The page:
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Call for transparency in policy-making decisions
"Failure to be fully open and transparent results in conspiracy theories, lack of trust and ultimately loss of confidence" - Richard Stephenson.

Vets sign open letter to RCVS president Niall Connell 

A cohort of former RCVS Council members has called for openness and transparency around potential changes to the College’s disciplinary process, noting that it would ‘help allay the fears of hard-working veterinary surgeons’.

Former RCVS Council member Richard Stephenson and former RCVS President Jacqui Molyneaux were among the 11 signatories of an open letter addressed to RCVS president Niall Connell.

Standard of proof

Their call comes after a report by Vet Record (Vol 186 No 2) revealed that the RCVS is in 'advanced discussions' about lowering the standard of proof for disciplinary hearings. The motion, which is reported to have been discussed in private at last month’s Council meeting, would bring the College in line with other professional regulators.

As with criminal proceedings, veterinary surgeons and nurses are only found guilty if the jury is “sure” that the evidence proves their guilt. The open letter argues that the lowering of this standard to “more likely than not” could increase the number of veterinary surgeons and nurses advancing to full disciplinary cases.

It notes: ‘The news in the Vet Record of 18th January 2020 that the College is actively considering downgrading the standard of proof from the Criminal Standard to Balance of Probabilities has caused widespread concern and anguish.

‘We believe that the whole profession would welcome RCVS speeding up and making its investigatory system more efficient. However, any good work could easily be undone if the number of cases referred to the DC were to be artificially increased by manipulation of the standard of proof in an effort to placate a purely speculative distrust of the system by a tiny minority of the public.'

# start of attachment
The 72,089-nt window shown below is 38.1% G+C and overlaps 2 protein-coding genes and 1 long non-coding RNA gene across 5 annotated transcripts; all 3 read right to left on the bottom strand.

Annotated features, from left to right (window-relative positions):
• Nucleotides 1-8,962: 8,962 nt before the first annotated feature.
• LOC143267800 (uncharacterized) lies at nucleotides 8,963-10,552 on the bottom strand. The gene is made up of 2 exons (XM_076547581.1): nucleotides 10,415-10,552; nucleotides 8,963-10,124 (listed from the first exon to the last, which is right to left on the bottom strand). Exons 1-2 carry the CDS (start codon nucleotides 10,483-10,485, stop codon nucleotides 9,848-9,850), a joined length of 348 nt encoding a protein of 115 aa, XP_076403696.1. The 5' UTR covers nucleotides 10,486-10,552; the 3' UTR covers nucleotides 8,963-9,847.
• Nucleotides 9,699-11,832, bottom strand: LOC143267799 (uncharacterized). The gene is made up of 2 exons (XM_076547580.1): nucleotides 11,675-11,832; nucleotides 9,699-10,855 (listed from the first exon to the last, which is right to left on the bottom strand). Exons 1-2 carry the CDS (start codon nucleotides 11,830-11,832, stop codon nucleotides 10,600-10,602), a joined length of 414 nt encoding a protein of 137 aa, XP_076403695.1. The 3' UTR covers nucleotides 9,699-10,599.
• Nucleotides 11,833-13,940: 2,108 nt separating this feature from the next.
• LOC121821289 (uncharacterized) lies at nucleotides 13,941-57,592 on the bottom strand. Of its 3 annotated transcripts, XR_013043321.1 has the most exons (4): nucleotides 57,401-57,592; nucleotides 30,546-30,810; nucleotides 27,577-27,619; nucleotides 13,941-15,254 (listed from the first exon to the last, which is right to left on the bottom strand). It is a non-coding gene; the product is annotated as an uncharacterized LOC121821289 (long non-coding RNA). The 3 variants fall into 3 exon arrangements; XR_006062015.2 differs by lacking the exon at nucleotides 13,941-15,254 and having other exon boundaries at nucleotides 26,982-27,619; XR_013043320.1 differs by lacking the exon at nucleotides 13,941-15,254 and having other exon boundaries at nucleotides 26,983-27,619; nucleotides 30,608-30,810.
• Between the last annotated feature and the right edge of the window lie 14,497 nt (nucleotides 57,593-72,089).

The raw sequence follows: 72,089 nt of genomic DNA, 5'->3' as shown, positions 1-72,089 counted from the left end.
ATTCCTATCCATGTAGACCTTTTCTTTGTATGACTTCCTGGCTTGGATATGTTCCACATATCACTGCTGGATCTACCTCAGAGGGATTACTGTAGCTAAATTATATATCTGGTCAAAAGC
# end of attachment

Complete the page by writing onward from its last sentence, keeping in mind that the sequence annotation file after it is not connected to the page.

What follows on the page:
The letter continued: ‘At the current time any action that might adversely affect the mental health and well-being of the profession, let alone such a severe one, is to be approached with great caution - however complete openness and transparency would help allay the fears of hard-working veterinary surgeons.’

An emotive issue

Speaking to MRCVSonline, Richard Stephenson described the potential changing of the standard of proof as "an emotive issue," adding "it is impossible to argue that lowering the standard required can do anything other than increase the number of cases advances to full disciplinary cases."

“More vets will have to undergo the very considerable stress and anxiety of a full DC hearing," he said. "That may not be the primary objective of the RCVS, but any realistic appraisal can come to no other conclusion.

"I agree with expert employment lawyer Belinda Lester: ‘If this change happens you are going to get more vets being found guilty of misconduct’. Thus it is VITAL that this matter is debated in the daylight and that there are no discussions in ‘smoke-filled rooms’."

He continued: "The Nolan principles require complete openness and transparency in decision making by public bodies - for a very good reason. Failure to be fully open and transparent results in conspiracy theories, alarm, lack of trust and ultimately loss of confidence.

"It also has another insidious effect - it prevents members of Council engaging with the membership on important issues - thus the ‘two way’ feedback is lost, Council becomes remote and is seen as remote".